By Arwen O’Reilly
I saw this exhibit at the Whitney Museum in New York two years ago, and I am fervently grateful that I got the chance to see it again. The show is of approximately 60 quilts from Gee’s Bend, a community in rural Alabama that was isolated for decades because of its placement in a narrow crook of a river. The women of Gee’s Bend dealt with their extreme poverty by creating joyously beautiful quilts out of the scraps of their lives, often using their husbands’ worn-out jeans, overstock from a nearby corduroy factory, or snippets of extra fabric from old clothes. The designs are amazingly modern; there are a few that are traditional quilting patterns, but most are loopy, bizarre, gorgeous combinations of colors and shapes, some starkly simple, others a wild confusion. The isolation of Gee’s Bend allowed the women to create a totally unique style of quilting that was passed down through four generations.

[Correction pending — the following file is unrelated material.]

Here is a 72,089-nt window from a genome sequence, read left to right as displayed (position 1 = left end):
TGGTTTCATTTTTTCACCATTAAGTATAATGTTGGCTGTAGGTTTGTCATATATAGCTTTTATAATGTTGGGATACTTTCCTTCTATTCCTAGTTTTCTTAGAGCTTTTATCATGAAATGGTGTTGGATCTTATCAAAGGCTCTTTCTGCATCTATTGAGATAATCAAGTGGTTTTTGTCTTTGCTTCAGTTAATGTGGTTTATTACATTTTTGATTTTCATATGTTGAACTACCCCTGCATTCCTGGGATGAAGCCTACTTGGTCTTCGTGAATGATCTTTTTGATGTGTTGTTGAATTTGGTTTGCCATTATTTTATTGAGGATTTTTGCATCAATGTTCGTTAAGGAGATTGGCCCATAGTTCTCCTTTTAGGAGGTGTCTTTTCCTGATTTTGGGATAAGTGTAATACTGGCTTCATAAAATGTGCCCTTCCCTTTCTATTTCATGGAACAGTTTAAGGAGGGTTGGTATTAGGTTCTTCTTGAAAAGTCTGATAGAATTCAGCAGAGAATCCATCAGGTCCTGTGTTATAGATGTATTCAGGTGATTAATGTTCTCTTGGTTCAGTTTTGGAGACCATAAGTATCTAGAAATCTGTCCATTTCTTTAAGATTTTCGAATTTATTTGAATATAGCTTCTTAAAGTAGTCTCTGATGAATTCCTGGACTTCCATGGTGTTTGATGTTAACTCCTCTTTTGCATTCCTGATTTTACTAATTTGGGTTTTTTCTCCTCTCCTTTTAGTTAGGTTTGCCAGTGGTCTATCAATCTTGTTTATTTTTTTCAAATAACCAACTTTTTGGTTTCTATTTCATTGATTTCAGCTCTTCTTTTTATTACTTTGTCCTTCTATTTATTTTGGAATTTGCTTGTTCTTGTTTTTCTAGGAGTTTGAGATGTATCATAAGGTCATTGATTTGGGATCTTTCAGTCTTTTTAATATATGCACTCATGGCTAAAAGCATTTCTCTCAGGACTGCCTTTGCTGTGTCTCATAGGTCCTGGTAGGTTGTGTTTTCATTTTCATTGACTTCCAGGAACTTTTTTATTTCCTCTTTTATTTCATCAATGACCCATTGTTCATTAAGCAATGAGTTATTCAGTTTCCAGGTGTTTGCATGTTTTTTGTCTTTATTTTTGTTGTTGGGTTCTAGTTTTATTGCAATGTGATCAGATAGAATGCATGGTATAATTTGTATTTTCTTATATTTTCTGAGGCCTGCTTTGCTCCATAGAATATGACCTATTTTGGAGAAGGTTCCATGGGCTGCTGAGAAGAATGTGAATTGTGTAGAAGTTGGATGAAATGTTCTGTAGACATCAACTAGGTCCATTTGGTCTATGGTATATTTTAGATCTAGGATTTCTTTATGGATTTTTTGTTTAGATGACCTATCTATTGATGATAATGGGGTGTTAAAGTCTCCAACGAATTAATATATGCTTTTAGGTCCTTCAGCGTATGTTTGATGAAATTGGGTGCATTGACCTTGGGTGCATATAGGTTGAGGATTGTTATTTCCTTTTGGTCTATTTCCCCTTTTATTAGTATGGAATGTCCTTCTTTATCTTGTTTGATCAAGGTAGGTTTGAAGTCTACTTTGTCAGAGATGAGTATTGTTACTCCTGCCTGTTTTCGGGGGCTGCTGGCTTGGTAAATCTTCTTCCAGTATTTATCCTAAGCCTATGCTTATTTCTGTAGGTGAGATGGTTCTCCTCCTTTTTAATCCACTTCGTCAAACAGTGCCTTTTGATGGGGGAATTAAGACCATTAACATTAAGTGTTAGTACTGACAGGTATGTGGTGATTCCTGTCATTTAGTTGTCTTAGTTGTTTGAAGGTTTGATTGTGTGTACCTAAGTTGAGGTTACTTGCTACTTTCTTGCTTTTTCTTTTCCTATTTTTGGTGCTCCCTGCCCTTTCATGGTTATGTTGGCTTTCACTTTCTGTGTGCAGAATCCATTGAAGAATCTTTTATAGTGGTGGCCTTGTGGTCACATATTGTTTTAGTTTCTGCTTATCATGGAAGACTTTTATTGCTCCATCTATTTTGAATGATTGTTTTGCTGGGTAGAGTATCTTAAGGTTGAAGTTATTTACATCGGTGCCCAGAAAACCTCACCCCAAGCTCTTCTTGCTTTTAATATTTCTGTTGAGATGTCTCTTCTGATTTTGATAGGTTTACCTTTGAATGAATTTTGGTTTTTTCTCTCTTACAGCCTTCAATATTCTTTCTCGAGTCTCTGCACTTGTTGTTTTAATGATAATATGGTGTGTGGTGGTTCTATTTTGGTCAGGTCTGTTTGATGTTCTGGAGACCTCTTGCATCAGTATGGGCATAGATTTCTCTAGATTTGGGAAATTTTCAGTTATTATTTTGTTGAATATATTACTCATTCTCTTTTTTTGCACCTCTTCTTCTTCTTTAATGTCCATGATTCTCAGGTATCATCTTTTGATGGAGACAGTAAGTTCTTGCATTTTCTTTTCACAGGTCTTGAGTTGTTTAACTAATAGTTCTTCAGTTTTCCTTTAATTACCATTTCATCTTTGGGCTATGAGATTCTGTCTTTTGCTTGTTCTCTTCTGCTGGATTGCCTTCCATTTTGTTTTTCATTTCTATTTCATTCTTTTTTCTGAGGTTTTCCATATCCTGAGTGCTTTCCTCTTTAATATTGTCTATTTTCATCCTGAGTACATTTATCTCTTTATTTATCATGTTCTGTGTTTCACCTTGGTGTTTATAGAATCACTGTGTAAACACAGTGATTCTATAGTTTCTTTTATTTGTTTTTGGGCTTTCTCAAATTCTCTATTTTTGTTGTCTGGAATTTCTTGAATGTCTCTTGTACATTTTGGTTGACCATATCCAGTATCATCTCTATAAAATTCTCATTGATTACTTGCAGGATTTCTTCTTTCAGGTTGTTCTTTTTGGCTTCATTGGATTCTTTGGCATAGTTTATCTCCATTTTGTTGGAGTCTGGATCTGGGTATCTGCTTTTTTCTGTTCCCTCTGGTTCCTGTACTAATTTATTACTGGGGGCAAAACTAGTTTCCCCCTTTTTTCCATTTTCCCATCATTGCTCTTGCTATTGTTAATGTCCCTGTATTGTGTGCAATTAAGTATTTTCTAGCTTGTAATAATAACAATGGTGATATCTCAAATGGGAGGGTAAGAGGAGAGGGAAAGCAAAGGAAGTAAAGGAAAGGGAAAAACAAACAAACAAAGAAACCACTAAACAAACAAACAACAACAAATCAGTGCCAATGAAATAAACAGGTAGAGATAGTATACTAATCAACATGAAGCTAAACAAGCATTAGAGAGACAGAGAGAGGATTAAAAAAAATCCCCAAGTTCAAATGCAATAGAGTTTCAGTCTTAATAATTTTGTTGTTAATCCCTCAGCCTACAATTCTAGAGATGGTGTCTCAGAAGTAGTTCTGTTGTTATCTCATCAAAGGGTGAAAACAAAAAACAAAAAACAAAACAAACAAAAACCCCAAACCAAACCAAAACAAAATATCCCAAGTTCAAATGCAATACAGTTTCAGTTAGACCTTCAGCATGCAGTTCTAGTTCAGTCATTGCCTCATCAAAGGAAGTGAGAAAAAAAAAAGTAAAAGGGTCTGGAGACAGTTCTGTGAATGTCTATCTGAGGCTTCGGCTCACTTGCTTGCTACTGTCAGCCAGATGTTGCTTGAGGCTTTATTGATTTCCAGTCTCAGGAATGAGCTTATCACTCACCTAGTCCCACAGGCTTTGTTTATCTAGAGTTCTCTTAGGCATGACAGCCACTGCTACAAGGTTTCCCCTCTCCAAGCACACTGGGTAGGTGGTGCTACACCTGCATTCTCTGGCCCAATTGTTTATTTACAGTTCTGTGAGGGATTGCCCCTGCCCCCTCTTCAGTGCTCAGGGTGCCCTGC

The show is a total inspiration to make use of every last scrap (as one woman says in the DVD that accompanies the show, “we didn’t throw out anything”), and a reminder that breath-taking beauty can come out of stuff we wouldn’t ordinarily look twice at. It also makes a strong case for following your own vision; most of the quilts look amazingly like modernist paintings considering they were made 30-80 years ago in the middle of nowhere.
The Quilts of Gee’s Bend is up until December 31st, but go now because you’ll probably want to go again (and make sure to go up the museum’s tower at least half an hour before closing for fantastic views of the city). A few of the women are actually coming to speak on September 23rd, and will be singing with the Glide Gospel Choir on the 24th! Link.